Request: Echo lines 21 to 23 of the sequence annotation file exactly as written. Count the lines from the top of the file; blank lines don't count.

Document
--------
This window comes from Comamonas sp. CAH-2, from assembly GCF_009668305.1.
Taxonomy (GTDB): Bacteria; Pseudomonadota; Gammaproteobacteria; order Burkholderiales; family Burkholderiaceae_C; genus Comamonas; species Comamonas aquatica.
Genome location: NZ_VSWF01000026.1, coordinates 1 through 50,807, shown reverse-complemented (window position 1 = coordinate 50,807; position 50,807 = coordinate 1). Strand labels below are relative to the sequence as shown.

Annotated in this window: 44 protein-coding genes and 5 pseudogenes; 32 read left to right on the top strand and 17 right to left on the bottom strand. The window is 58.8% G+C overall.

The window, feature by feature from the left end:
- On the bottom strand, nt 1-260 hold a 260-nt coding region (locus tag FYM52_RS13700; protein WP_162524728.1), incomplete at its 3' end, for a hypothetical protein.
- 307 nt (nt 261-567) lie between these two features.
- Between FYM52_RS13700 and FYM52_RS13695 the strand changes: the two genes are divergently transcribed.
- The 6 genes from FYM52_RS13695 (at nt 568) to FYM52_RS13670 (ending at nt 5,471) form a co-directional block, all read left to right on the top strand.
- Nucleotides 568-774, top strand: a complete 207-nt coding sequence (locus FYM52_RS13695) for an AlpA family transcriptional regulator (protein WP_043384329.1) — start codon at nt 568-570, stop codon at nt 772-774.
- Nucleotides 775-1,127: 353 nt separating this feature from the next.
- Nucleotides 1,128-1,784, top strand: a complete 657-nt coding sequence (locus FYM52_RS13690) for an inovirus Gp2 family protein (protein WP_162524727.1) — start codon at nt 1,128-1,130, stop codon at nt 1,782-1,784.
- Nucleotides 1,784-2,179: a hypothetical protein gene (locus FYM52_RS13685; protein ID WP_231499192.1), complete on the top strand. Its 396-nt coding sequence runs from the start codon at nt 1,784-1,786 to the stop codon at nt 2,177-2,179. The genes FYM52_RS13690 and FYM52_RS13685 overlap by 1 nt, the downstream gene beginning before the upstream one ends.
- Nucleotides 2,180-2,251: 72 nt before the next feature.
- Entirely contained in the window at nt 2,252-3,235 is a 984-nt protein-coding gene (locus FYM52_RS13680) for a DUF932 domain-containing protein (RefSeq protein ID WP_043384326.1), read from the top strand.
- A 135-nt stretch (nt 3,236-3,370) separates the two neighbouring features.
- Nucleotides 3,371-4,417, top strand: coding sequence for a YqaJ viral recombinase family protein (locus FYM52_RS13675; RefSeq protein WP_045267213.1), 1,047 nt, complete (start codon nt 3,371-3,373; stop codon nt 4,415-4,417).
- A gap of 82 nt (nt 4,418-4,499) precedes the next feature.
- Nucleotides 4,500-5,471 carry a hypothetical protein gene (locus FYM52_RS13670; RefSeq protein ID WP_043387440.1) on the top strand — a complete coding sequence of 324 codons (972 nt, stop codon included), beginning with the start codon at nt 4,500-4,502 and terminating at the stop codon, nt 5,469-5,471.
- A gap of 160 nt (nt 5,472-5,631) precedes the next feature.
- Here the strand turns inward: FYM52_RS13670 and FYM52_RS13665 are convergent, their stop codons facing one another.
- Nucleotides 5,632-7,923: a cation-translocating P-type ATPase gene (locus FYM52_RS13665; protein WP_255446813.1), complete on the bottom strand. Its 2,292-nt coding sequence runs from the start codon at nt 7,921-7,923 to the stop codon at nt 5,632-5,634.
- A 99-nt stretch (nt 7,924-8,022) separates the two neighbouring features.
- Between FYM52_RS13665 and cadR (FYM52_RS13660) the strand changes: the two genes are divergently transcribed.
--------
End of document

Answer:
- Here the strand turns inward: FYM52_RS13670 and FYM52_RS13665 are convergent, their stop codons facing one another.
- Nucleotides 5,632-7,923: a cation-translocating P-type ATPase gene (locus FYM52_RS13665; protein WP_255446813.1), complete on the bottom strand. Its 2,292-nt coding sequence runs from the start codon at nt 7,921-7,923 to the stop codon at nt 5,632-5,634.
- A 99-nt stretch (nt 7,924-8,022) separates the two neighbouring features.